Writers’ Club and Wine Bar

Gina Hahn

The menu at the Writers’ Club and Wine Bar invited us to “make yourself at home in our reading corner or TV lounge”, but we settled into a nice sidewalk table for a leisurely evening of homemade Thai food and cold drinks. We had come on a Monday evening, sure to be a sparse crowd so we would have plenty of opportunity to spend time with the owner and his wife, Robert and Tong Tilley. We were wrong. No sooner had we picked our table than the entire place was full. Families and singles, couples and a group of friends all sat and enjoyed the mild weather, cold drinks and good Thai food.

The Writers Club and Wine Bar became the city’s favorite spot for journalists and other writers almost as soon as it opened its doors in 2003. Owner Robert Tilley, a veteran of the London Telegraph and the Sunday Telegraph, remains involved in journalistic pursuits and is currently working hard as an editor. There are newspapers and magazines in the reading corner. Reference books and other works are also there, and you are encouraged to borrow what interests you. Local writers wander in. Reinhard Hohler and Bertil Lintner exchange ideas and information near the library with Robert and others. Friday evenings, writers from as far away as the Big Mango come in for a glass of wine and a bit of networking. And Wednesday nights bring special meetings of writers’ groups.

But don’t think you have to be a writer to enjoy an evening at the Writers Club. Just come prepared for a relaxing evening, no rushed meals or “fast food” here. Indeed, an insert in the menu points out that fresh food, prepared to order, takes a little more time and is well worth the effort. And, unlike the unenviable franchised food that we think of as fast, the chips are prepared from fresh potatoes and do not come frozen in a bag from the supermarket.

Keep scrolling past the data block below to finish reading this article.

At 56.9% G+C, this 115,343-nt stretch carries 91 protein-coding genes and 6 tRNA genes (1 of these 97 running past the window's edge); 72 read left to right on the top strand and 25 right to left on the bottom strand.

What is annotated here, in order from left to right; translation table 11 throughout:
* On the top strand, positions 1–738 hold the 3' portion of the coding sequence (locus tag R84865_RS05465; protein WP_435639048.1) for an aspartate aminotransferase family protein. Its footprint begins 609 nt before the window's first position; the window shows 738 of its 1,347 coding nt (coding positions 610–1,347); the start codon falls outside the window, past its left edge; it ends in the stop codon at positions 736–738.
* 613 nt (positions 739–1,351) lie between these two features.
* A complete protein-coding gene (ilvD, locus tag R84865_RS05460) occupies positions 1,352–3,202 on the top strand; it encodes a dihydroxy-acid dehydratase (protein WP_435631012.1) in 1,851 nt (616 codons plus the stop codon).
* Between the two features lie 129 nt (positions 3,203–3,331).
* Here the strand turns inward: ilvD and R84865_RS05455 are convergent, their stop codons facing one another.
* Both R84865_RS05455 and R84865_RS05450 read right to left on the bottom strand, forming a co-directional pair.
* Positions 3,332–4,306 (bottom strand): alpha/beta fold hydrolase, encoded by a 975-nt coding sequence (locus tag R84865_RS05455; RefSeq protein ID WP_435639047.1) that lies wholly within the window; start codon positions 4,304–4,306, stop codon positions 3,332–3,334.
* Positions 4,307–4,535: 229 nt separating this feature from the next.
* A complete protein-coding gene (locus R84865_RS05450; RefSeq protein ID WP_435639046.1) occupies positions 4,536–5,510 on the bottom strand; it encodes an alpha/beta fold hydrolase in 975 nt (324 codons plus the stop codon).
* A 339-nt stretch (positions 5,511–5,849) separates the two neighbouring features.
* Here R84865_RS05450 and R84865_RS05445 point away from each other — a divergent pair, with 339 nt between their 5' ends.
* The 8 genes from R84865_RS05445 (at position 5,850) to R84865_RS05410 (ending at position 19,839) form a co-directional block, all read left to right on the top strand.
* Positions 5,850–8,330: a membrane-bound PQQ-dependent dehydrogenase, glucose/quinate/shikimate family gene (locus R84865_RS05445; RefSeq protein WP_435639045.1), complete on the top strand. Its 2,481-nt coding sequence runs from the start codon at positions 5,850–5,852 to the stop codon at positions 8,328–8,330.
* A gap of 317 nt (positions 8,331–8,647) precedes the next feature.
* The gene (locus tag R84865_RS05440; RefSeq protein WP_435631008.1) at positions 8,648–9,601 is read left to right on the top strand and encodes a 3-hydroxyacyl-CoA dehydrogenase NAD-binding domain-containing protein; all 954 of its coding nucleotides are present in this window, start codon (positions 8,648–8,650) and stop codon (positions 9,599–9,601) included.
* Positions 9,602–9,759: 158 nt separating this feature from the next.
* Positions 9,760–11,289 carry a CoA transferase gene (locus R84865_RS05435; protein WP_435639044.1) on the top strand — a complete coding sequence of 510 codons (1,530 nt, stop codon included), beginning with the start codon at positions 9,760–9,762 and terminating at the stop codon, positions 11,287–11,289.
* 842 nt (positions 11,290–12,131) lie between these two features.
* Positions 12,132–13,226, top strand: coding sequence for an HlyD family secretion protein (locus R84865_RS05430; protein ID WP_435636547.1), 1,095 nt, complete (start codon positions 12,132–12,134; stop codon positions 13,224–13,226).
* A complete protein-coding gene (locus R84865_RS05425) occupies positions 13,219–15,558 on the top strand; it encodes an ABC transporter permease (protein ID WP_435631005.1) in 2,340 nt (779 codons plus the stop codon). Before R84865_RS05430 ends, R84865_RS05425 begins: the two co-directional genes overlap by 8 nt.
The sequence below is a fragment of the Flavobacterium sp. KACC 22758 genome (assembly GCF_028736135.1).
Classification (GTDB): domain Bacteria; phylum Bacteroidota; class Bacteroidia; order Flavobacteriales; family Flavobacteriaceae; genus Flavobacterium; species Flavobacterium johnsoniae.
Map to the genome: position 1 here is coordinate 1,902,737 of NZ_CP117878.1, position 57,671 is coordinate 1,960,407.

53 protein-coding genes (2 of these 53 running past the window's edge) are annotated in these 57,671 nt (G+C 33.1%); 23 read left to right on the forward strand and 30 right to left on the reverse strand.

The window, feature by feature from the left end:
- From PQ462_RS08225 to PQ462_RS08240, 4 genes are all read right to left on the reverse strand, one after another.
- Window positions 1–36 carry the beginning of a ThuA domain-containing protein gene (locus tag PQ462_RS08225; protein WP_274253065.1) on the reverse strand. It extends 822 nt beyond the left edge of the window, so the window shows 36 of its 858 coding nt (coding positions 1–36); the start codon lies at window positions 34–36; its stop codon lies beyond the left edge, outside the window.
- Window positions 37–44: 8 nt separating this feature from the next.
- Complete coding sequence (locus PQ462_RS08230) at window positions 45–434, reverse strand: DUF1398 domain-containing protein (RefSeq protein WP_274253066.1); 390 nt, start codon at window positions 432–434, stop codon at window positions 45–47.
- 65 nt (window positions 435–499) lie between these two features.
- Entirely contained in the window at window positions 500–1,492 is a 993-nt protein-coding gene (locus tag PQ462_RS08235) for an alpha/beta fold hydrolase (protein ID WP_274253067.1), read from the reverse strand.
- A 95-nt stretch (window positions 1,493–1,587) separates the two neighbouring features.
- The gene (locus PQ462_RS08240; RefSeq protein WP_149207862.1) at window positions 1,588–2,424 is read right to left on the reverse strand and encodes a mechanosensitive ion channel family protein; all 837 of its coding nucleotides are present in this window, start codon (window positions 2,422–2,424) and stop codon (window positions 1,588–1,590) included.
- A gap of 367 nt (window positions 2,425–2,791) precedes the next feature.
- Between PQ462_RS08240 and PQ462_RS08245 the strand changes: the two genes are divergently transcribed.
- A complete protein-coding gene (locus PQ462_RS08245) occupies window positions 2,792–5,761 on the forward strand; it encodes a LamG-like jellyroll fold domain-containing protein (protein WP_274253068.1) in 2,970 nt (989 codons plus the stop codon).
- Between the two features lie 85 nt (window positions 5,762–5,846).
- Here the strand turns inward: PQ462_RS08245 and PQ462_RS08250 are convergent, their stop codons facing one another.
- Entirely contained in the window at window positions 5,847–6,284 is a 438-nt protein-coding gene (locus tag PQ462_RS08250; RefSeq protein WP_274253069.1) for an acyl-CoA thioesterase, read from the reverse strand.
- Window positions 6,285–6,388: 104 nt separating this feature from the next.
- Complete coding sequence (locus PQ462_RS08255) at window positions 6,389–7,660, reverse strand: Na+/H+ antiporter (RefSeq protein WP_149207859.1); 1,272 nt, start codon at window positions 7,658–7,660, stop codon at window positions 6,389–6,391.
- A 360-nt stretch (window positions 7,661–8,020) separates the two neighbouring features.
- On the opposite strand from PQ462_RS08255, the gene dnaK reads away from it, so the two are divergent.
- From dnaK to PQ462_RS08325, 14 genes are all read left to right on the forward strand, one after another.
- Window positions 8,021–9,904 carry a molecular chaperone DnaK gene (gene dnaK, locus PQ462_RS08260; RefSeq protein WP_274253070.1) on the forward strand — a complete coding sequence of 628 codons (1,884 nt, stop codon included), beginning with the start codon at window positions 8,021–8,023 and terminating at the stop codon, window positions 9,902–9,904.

Although the Writers Club offers a wide range of western food, we decided to try the Thai selections. We started our meal with fresh spring rolls, which were served crisp and light, just right for dipping into the sauce. Our choice of soup was the lovely galangal and lemongrass soup with chicken, Tom Kha Gai, and it was excellent. Enough spice to be authentic, with a rich coconut cream base and tender bits of chicken breast. We next tried a red pork curry and found the pork to be tender and the sauce to be just right. No overpowering chilies, but a nice “kick” to remind you that you’re eating the food that Thai families eat – real home cooking. Chicken larb, Isaan style arrived with the fried rice. The onions were lightly cooked and crisp, and the chicken spiced just right. My favorite of the evening, though, was a Thai style spicy salad of snow mushrooms with shrimp. Spicy, yes; tasty, yes; and an interesting combination of textures, flavors and colors. The snow mushrooms are like clouds, almost fluffy. The shrimp were cooked just right, and the seasonings were perfect.

The food at the Writers Club is well priced. Our tom ka gai was 80 baht, but most of the other dishes are priced at 60 baht. The delicious snow mushrooms with shrimp is also priced at 80 baht. The restaurant has a good selection of vegetarian Thai food, all priced at 60 baht.

Although we concentrated on the Thai food, the western food is equally varied and well priced. Salads and sandwiches begin at 60 baht and mains such as beef filet in mushroom sauce or ham, asparagus and creamed potatoes are all priced at a very reasonable 99 baht.

While the Writers Club has a full range of drinks, don’t forget that the second half of its name is “Wine Bar”. The restaurant stocks a variety of good wine, and Robert is negotiating for an even more varied selection. House wines start at a quarter liter for 90-130 baht.

The Writers Club and Wine Bar, 141/3 Rachadamnoen Road T. Phrasingh, Muang, Chiang Mai 50100. Telephone 01-928-2066. The Writers Club and Wine Bar is open Sunday through Friday from Midday until Midnight. Parking on the street.